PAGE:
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Students learn through facilitation and occasional lectures

Adapting question-based learning to the culture

Matthew and Sarah, Middle East

[Matthew and Sarah established and teach at a Bible Institute in the Middle East, offering Bible and ministry training to members of a refugee community. Only mature applicants who are committed to studying and applying what they learn are accepted each year. Visiting scholars and teachers from multiple nations, plus Matthew and Sarah, provide instruction and mentoring. We asked how facilitated, question-based instruction resonates with their students.]

We’ve found facilitated learning alone doesn’t work well with this culture. But, mixing some question-based facilitation with a strong lecture style is great. In this culture, teachers must demonstrate they have something to teach and that their knowledge is greater than that of the students in order to be taken seriously. If not, the students will not study the teachers’ material, even if they have excellent content to pass along. In fact, we have seen a few instances in which students mocked the teacher who was using a facilitated style; if not mocking, sometimes politely complaining.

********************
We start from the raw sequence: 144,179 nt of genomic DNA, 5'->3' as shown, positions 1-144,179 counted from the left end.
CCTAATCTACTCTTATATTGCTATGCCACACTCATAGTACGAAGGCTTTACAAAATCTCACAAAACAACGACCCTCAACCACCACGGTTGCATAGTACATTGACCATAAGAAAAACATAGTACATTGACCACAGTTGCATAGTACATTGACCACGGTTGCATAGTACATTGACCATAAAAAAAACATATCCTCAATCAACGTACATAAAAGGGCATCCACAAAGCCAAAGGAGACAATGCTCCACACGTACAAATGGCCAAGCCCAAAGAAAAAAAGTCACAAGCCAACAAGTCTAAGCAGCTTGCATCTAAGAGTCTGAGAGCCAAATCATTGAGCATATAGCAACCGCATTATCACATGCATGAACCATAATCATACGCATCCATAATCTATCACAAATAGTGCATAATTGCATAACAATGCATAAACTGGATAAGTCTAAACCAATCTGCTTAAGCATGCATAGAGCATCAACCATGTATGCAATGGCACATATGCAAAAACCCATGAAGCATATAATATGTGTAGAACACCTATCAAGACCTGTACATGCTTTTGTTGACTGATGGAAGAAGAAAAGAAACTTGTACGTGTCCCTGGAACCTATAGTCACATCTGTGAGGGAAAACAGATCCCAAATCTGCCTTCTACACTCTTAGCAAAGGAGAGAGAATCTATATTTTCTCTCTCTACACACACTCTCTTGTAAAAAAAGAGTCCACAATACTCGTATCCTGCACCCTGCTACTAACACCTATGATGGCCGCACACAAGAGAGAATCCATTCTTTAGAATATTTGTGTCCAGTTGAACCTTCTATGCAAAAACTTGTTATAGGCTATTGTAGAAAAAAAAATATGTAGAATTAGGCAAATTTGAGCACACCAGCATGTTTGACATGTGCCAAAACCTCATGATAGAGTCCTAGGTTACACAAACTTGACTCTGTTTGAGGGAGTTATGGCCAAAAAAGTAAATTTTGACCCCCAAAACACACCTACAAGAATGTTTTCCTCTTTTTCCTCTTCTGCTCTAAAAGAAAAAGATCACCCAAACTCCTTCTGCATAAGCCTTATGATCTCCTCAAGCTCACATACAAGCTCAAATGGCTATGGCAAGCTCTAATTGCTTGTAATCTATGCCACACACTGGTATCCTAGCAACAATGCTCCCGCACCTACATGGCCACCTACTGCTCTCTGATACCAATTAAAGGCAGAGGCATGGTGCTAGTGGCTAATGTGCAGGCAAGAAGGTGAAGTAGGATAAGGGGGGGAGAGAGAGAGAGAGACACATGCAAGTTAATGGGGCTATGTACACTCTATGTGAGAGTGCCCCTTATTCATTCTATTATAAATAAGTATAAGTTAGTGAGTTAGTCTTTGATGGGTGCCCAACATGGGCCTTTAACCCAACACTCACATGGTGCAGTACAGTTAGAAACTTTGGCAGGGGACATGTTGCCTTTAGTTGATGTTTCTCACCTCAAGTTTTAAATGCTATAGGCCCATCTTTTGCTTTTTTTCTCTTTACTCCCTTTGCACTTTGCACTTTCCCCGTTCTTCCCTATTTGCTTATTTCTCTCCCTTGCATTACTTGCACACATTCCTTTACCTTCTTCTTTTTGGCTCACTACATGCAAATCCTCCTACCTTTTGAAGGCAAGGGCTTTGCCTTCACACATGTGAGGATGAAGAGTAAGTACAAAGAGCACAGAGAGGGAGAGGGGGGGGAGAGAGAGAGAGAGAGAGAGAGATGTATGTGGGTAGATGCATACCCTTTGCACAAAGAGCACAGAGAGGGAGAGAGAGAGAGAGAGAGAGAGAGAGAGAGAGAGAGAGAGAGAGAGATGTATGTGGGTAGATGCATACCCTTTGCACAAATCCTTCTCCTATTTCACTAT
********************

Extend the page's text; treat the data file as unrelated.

Basically, our students are comfortable with questions, but if the teacher has nothing to add they do not respect that teacher. They are comfortable discussing questions in groups, but again, if the teacher has nothing to add or expound upon after their discussion, they say, “Why is that teacher here?”

[Matthew and Sarah are learning to adapt facilitation to meet the needs of their audience, another example of Entrust’s commitment to contextualization in all aspects of our church leadership training.]

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